SOMERSET, Pa. – Somerset County officials’ efforts to salvage their countywide recycling program took a step backward Tuesday.
Just two months after naming Somerset-area native Erin Walker as the program’s coordinator, the Somerset County commissioners approved her resignation.
Walker, who accepted the job while living in North Carolina in June, did not divulge why she resigned Aug. 25, the commissioners said.
The county halted its collection bin program in early 2020 due to rising expenses to sort and process local recyclables, and poor market conditions for the goods – namely glass.
The move in late June to add Walker was part of a larger plan to reshape the program and place a renewed emphasis on educating the public on the benefits of reuse, with a goal of establishing scheduled “collection days” rather than drop-off sites.
President Commissioner Gerald Walker – who is not related to the now-former coordinator – said the position will likely be advertised again.
Commissioner Pamela Tokar-Ickes said county officials recognize there isn’t a broad field of recycling experts waiting in line for jobs such as this one, which carried a $28,000 annual salary this summer.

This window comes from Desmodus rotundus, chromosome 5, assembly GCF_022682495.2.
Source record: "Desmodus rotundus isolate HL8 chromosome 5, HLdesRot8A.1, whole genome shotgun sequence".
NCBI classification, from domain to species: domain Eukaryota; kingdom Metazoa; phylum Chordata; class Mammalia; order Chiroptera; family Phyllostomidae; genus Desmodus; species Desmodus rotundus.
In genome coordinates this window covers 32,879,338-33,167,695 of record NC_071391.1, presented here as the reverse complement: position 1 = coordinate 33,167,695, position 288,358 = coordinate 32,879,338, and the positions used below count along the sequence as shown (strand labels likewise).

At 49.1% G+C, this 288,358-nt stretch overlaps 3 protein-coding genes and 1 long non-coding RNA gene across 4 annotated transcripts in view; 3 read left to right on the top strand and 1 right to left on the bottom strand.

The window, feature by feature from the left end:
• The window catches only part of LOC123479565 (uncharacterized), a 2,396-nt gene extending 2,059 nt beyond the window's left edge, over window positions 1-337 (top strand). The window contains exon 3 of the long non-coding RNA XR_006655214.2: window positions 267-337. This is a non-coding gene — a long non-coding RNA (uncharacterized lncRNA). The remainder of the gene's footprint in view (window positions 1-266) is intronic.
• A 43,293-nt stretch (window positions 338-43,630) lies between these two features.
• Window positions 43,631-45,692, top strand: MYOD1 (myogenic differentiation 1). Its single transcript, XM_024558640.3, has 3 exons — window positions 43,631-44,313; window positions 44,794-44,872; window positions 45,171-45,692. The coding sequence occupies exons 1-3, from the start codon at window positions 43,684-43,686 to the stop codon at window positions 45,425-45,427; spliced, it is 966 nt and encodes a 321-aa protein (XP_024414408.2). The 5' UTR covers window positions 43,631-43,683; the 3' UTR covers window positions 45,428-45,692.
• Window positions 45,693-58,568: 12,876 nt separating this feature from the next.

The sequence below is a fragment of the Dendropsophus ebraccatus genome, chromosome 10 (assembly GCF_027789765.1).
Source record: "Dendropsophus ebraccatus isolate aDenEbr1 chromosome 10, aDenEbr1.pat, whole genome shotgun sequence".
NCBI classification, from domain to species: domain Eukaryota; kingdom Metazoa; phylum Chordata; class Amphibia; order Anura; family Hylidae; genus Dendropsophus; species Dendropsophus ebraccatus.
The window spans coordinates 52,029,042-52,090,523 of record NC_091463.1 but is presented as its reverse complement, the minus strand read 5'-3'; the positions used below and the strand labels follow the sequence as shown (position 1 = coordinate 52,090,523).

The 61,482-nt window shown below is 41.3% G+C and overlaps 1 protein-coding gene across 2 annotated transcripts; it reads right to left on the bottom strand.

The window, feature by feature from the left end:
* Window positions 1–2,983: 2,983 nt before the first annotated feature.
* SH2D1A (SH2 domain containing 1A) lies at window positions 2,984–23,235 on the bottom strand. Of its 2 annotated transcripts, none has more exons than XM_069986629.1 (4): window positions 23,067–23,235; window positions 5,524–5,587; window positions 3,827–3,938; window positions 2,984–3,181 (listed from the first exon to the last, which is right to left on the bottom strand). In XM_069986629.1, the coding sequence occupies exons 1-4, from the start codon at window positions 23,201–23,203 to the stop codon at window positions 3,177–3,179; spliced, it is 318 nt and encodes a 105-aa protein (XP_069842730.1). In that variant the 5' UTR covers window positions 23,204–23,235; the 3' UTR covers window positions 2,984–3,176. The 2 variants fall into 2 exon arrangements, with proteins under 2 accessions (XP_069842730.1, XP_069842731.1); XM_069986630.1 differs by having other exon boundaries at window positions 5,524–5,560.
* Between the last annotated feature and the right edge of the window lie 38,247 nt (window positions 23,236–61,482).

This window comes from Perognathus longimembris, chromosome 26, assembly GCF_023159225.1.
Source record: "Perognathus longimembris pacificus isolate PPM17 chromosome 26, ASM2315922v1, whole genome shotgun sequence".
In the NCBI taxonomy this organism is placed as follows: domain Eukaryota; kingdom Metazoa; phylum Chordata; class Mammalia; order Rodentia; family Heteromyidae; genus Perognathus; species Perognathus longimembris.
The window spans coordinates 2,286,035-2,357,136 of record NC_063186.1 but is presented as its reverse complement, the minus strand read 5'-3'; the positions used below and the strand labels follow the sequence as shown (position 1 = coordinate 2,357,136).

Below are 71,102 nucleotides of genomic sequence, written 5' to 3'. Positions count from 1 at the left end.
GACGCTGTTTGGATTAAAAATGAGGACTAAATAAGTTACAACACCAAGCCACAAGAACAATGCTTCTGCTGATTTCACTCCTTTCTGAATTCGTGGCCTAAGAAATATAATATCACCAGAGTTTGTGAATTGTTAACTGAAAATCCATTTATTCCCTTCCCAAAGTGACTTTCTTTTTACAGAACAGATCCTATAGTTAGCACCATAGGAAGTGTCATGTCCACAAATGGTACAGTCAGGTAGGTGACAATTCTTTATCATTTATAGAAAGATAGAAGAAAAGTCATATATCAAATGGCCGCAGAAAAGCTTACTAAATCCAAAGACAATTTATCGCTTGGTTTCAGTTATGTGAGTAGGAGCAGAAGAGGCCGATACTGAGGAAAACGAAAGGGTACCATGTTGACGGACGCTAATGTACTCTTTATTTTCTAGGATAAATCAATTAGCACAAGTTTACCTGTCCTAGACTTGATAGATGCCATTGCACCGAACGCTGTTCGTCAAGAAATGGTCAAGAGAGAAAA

“For the most part, recycling coordinators are made, not born,” she said.
Perhaps someone with the right “transferable skills,” such as a former teacher with a passion for the environment, might be interested in the task of reshaping the county’s program, she said.
“We’ll start our search and see what happens,” Tokar-Ickes said.
Airport bids awarded
A New Castle contractor was awarded a more than $97,000 project to install LED lighting along the perimeter of Somerset County Airport’s runway and taxiway this fall.
Bruce-Merrilees Electric Co. was awarded the airport work, which involves removing stake-mounted lighting that has existed for decades at the facility and replacing it with new, efficient lighting that will be run through 2-inch PVC conduit, the company’s proposal shows.
Control equipment also will be replaced.
Commissioner Colleen Dawson said a local 5% match is required for the otherwise government-funded effort, but the county is exploring whether COVID-19-related stimulus funds can be allocated toward the work.